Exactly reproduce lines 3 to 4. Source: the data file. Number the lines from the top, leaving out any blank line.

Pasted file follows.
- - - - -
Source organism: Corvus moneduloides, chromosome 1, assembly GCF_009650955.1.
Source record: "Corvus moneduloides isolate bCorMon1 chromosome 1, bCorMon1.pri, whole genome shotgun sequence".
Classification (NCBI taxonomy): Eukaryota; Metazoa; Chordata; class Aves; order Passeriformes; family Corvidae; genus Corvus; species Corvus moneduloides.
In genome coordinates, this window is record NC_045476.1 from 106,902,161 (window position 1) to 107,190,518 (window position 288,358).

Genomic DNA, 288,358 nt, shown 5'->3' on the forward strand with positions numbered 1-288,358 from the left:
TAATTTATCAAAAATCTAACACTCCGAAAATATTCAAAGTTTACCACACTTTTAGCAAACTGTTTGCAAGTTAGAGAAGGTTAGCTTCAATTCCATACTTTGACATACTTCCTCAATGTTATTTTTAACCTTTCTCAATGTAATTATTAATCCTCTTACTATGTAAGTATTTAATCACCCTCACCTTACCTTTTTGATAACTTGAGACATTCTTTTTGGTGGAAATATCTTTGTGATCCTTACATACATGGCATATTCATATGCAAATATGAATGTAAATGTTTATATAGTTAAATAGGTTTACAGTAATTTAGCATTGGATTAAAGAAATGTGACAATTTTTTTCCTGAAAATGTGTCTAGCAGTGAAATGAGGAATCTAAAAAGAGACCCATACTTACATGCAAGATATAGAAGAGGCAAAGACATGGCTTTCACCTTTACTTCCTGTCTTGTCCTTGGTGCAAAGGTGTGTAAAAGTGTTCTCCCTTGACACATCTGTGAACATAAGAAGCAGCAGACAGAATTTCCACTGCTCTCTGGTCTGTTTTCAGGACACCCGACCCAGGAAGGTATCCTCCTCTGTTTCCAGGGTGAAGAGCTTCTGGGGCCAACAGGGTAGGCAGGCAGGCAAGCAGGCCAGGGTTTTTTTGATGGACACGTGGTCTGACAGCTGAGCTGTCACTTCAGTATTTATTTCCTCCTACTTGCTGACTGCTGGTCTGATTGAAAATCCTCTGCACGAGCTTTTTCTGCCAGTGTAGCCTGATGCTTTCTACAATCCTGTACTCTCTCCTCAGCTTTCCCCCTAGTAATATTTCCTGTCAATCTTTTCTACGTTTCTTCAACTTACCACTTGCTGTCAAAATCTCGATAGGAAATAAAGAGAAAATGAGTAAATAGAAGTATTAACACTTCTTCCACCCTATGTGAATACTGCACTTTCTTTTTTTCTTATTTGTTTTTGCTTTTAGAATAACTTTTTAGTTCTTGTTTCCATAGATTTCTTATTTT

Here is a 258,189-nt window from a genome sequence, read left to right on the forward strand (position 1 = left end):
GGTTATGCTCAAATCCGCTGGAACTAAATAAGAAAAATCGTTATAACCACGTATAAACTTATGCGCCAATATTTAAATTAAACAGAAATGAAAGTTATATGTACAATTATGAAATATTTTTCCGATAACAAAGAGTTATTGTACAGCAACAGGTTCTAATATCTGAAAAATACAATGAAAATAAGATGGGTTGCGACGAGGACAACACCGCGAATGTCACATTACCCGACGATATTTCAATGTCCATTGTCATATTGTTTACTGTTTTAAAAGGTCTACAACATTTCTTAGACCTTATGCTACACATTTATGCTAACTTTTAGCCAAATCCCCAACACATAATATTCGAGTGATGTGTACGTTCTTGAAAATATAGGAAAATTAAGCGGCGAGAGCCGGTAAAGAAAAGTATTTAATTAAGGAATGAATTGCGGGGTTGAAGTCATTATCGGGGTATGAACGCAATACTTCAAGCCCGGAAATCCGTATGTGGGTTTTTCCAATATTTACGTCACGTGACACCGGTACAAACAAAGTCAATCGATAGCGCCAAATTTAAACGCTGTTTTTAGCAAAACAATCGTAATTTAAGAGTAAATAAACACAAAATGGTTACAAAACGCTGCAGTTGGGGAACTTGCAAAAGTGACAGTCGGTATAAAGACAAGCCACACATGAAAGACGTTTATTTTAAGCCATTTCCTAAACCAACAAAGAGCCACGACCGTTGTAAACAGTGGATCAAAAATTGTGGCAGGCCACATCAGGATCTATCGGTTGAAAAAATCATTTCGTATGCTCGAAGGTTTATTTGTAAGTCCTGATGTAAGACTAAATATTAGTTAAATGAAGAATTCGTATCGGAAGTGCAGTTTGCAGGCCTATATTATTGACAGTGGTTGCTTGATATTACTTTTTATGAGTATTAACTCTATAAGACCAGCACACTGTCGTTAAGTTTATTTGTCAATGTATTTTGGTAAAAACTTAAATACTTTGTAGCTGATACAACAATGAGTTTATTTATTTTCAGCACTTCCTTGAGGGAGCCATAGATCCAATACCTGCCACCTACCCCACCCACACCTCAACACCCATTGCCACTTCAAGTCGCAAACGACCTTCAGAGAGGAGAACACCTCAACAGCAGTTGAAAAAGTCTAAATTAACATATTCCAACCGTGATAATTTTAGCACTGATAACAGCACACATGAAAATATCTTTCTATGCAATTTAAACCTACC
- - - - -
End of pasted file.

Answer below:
Classification (NCBI taxonomy): Eukaryota; Metazoa; Chordata; class Aves; order Passeriformes; family Corvidae; genus Corvus; species Corvus moneduloides.
In genome coordinates, this window is record NC_045476.1 from 106,902,161 (window position 1) to 107,190,518 (window position 288,358).